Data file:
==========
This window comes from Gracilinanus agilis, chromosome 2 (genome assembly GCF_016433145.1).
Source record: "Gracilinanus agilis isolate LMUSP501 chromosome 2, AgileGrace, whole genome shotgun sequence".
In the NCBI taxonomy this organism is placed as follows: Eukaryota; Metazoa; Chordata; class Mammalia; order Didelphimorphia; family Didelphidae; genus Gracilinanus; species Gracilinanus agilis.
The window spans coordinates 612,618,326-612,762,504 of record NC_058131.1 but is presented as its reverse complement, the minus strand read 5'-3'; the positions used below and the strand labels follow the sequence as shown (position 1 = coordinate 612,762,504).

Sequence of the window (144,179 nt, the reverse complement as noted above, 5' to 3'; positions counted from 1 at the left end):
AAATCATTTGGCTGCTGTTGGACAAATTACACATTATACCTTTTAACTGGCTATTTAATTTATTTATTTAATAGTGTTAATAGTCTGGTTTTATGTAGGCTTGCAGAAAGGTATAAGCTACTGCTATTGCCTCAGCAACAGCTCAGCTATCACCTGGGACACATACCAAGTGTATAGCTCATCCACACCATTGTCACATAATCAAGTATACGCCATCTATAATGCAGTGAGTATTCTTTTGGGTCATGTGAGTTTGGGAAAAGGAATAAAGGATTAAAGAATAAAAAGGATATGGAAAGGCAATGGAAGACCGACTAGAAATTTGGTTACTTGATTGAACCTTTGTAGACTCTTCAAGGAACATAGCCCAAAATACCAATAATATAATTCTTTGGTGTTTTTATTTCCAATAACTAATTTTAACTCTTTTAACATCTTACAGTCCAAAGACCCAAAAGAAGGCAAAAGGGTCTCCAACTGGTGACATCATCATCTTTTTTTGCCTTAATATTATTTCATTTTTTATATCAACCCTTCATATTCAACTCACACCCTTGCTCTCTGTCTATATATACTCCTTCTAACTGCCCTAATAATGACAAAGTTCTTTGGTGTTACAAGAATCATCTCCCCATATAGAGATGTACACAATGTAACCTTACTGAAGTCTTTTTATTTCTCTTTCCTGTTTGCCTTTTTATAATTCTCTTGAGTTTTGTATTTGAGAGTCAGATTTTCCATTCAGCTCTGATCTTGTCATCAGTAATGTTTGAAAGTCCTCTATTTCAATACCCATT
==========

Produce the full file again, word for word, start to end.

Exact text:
This window comes from Gracilinanus agilis, chromosome 2 (genome assembly GCF_016433145.1).
Source record: "Gracilinanus agilis isolate LMUSP501 chromosome 2, AgileGrace, whole genome shotgun sequence".
In the NCBI taxonomy this organism is placed as follows: Eukaryota; Metazoa; Chordata; class Mammalia; order Didelphimorphia; family Didelphidae; genus Gracilinanus; species Gracilinanus agilis.
The window spans coordinates 612,618,326-612,762,504 of record NC_058131.1 but is presented as its reverse complement, the minus strand read 5'-3'; the positions used below and the strand labels follow the sequence as shown (position 1 = coordinate 612,762,504).

Sequence of the window (144,179 nt, the reverse complement as noted above, 5' to 3'; positions counted from 1 at the left end):
AAATCATTTGGCTGCTGTTGGACAAATTACACATTATACCTTTTAACTGGCTATTTAATTTATTTATTTAATAGTGTTAATAGTCTGGTTTTATGTAGGCTTGCAGAAAGGTATAAGCTACTGCTATTGCCTCAGCAACAGCTCAGCTATCACCTGGGACACATACCAAGTGTATAGCTCATCCACACCATTGTCACATAATCAAGTATACGCCATCTATAATGCAGTGAGTATTCTTTTGGGTCATGTGAGTTTGGGAAAAGGAATAAAGGATTAAAGAATAAAAAGGATATGGAAAGGCAATGGAAGACCGACTAGAAATTTGGTTACTTGATTGAACCTTTGTAGACTCTTCAAGGAACATAGCCCAAAATACCAATAATATAATTCTTTGGTGTTTTTATTTCCAATAACTAATTTTAACTCTTTTAACATCTTACAGTCCAAAGACCCAAAAGAAGGCAAAAGGGTCTCCAACTGGTGACATCATCATCTTTTTTTGCCTTAATATTATTTCATTTTTTATATCAACCCTTCATATTCAACTCACACCCTTGCTCTCTGTCTATATATACTCCTTCTAACTGCCCTAATAATGACAAAGTTCTTTGGTGTTACAAGAATCATCTCCCCATATAGAGATGTACACAATGTAACCTTACTGAAGTCTTTTTATTTCTCTTTCCTGTTTGCCTTTTTATAATTCTCTTGAGTTTTGTATTTGAGAGTCAGATTTTCCATTCAGCTCTGATCTTGTCATCAGTAATGTTTGAAAGTCCTCTATTTCAATACCCATT